“That’s very important to me.”

He’s pleased to see other artists also keeping people’s stories alive through their song writing.

“Jacinda Beals is doing a great job. And Richard Neville is a great singer and songwriter. They include the Labrador theme in their songs. I feel good about that.”

 

danette@nl.rogers.com

 

Cartwright’s Harry Martin said the award is very much appreciated but was unexpected.

“I’ve been out of the business for a number of years for health reasons,” he said. “I didn’t have too many contacts with St. John’s. I did a few things around Labrador but nothing of any significance, just short performances.”

Martin had been invited to come to St. John’s during MusicNL Week (Oct. 14-18) to take part in a Songwriters' Circle with Pamela Morgan, Jim Payne, Fergus O'Byrne, Dave Panting, Glenn Simmons, Chris Hennessy and Larry Foley.

“They told me it would only be two or three songs so I thought, that’s not too demanding. And it would also give me an opportunity to say goodbye to some of the friends that I’d known over the past 20 years or so.”

Subsequent to the invitation, Martin said, he was called by MusicNL’s executive director informing him that he would be presented with the Lifetime Achievement Award.

“That was a little bit more than I expected,” a humble Martin said.

Much of Martin’s song writing pays tribute to early life in Labrador.

“I became interested in the pioneers of Labrador way back in the days when the late Byron Chaulk wrote some wonderful songs and Gerald Mitchell put music to them,” explained Martin. “That became very interesting to me.”

Martin worked as a Wildlife Conservation Officer for the province’s Wildlife Division in Cartwright for almost three decades.

He used the opportunity when visiting schools to share his songs with the students.

“I’d take along my guitar and sing a few songs and talk about the old fellows and the trapping. And that seemed to catch the interest of a lot of the younger people.”

Martin has been using his voice and his songs for decades to promote Labrador’s heritage and culture.

Through the years he’s performed at Arts and Culture Centres and festivals throughout the province, the country and overseas.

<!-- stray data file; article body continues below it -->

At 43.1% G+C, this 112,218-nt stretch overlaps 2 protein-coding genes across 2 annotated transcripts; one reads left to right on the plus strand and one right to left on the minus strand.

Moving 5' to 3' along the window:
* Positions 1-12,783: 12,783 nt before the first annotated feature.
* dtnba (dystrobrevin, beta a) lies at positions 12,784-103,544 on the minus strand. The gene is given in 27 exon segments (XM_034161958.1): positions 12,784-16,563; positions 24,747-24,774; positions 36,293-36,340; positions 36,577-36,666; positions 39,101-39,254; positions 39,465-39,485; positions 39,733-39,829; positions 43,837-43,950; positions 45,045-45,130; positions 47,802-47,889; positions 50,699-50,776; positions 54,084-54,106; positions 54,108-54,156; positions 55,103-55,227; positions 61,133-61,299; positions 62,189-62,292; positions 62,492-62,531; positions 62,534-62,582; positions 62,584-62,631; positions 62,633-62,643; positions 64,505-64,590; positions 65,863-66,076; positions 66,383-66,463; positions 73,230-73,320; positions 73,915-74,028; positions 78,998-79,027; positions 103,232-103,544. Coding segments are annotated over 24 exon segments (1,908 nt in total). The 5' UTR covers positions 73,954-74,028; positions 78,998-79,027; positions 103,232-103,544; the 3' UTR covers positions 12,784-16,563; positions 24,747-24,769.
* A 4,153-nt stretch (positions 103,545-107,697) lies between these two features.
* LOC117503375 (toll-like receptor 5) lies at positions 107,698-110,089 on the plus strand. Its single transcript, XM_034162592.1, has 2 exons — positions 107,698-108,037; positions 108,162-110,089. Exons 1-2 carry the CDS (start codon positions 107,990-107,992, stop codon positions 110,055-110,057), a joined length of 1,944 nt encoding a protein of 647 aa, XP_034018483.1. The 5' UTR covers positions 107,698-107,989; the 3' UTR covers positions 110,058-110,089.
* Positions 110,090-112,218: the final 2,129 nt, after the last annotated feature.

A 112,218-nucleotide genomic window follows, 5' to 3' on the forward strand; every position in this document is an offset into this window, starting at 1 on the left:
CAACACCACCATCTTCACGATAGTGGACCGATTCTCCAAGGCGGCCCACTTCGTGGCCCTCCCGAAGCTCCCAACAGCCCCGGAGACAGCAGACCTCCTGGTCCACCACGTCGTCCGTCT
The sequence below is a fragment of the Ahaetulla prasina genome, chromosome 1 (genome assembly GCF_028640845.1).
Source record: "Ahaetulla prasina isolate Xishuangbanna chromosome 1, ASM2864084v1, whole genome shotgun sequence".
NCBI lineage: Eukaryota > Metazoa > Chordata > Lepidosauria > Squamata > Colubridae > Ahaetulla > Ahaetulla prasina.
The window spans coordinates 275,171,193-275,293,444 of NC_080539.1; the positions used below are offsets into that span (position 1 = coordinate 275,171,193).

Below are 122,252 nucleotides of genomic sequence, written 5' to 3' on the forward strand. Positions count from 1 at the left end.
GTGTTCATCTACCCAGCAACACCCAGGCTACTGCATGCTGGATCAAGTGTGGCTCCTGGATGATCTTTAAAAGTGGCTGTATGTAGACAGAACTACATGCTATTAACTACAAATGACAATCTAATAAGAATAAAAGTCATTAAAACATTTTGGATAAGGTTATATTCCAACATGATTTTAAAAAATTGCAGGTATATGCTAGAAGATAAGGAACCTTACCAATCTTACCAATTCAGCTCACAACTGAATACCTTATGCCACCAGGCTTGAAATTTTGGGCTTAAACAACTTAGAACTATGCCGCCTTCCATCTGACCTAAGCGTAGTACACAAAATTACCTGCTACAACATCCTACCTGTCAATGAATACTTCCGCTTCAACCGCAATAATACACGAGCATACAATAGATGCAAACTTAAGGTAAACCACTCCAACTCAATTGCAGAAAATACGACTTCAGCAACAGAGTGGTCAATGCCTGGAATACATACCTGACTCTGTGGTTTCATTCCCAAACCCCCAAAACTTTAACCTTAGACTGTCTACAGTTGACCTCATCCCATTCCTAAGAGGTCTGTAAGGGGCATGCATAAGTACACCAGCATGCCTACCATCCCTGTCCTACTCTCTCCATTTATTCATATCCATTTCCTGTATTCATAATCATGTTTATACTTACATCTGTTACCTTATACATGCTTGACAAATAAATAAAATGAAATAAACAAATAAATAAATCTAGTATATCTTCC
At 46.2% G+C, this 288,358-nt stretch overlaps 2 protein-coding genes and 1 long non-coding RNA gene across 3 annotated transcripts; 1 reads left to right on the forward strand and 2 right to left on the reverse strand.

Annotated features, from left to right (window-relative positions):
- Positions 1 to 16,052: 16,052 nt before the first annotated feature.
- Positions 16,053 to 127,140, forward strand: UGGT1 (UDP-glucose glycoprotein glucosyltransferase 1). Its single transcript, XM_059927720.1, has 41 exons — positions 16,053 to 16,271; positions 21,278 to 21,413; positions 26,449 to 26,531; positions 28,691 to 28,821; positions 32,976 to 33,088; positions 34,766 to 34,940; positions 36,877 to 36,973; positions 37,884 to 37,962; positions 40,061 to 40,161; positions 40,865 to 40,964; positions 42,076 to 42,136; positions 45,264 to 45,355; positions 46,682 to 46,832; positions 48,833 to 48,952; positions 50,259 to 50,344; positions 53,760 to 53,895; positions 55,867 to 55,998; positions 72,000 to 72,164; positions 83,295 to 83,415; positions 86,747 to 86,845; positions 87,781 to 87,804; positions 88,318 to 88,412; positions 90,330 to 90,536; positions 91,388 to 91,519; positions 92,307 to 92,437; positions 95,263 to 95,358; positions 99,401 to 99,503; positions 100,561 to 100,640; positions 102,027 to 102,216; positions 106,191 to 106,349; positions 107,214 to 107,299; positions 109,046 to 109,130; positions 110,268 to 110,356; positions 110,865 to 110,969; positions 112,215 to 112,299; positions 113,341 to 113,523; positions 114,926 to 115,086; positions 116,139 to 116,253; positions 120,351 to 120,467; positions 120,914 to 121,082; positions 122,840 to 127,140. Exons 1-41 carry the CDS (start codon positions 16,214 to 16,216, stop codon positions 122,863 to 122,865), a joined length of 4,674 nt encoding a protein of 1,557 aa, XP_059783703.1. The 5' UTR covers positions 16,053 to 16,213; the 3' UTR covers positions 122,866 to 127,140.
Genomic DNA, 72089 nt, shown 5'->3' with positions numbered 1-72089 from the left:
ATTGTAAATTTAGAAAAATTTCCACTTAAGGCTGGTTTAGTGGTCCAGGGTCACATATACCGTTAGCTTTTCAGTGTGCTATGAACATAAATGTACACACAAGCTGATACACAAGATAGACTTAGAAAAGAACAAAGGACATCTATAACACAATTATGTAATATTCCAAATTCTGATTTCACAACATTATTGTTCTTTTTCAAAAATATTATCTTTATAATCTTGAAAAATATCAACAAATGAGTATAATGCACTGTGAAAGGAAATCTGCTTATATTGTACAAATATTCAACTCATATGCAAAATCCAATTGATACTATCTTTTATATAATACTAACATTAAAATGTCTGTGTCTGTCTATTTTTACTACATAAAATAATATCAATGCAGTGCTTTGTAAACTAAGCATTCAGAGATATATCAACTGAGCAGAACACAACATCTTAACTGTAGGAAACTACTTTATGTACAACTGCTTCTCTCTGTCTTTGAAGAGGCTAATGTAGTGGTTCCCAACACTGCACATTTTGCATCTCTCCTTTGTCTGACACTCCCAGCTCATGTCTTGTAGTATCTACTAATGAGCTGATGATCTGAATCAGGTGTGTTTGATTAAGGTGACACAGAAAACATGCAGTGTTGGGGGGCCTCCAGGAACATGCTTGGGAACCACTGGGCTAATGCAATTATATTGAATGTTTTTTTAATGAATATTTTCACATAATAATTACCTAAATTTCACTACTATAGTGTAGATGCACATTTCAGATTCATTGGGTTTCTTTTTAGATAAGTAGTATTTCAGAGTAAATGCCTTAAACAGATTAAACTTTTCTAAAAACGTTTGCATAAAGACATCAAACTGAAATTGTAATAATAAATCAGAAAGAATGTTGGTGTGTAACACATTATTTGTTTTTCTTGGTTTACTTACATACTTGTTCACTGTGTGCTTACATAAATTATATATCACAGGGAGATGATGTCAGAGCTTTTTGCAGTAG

Martin has recorded four albums over the years.

“I did a recording in 1979. That was a vinyl. Vinyl was going out at the time which I wasn’t aware of. Then, when I was performing at the Bannerman Park Festival (in St. John’s) I met the late Dermot O’Reilly and he encouraged me to put out another recording.”

Martin did the recording at O’Reilly’s studio. O’Reilly also included in Martin’s songs in some of his own compilations.

“That introduced me to a wider audience and then I was involved with the Canadian Rangers and they did a couple of documentaries and included a couple of my songs. That helped me reach a whole new audience.”

All of the songs Martin recorded have been his original songs, except one song that he co-wrote with the late A. Frank Willis called “Prisoner of the Wind.”

Support

Martin said there are individuals as well as companies that have helped him with his music endeavours.

“Ward Pike with Air Labrador (then called Labrador Airways). He came forward and said ‘Harry, we support what you are doing with your Labrador songs and anywhere we fly, where you are doing your songs, you have a free seat.’ Air Nova and Provincial Airways also provided seating for me.”

He’s also thankful to Donna Roberts, a member of MusicNL’s board of directors, for her support over the years.

Other companies in Labrador also helped him out by funding the cost of posters and other related costs, he said.

When asked if he has a favourite song, Martin hesitates before replying. It soon becomes obvious that all of his songs are near and dear to his heart.

“That would be like asking me if I have a favourite child,” he said.

One of his most popular songs “This is My Home” has also been recorded by several other musicians.

Martin retired as an Education and Information Officer with the Canadian Wildlife Service, Environment Canada, in Happy Valley-Goose Bay in 2013. He now lives in Paradise River, just outside of Cartwright.

He had a great time at MusicNL Week, he said, and was glad some other musicians from the Big Land were at the awards ceremony on Oct. 18.

“It was overwhelming to meet some of the old musicians that I grew up with. Then I had a couple of Labradorians there to help me share it – Selby Mesher and Gary Mitchell —and that made it all that much better for me.”

As well, Martin said, it was great to be back in St. John’s.

“St. John’s has always been very, very good to me and the Newfoundland audiences have been good to me.”

Martin said the award isn’t so much about him as a singer as it is about the ‘old timers’ and keeping their stories alive.

“That’s very important to me.”

He’s pleased to see other artists also keeping people’s stories alive through their song writing.

“Jacinda Beals is doing a great job. And Richard Neville is a great singer and songwriter. They include the Labrador theme in their songs. I feel good about that.”

 

danette@nl.rogers.com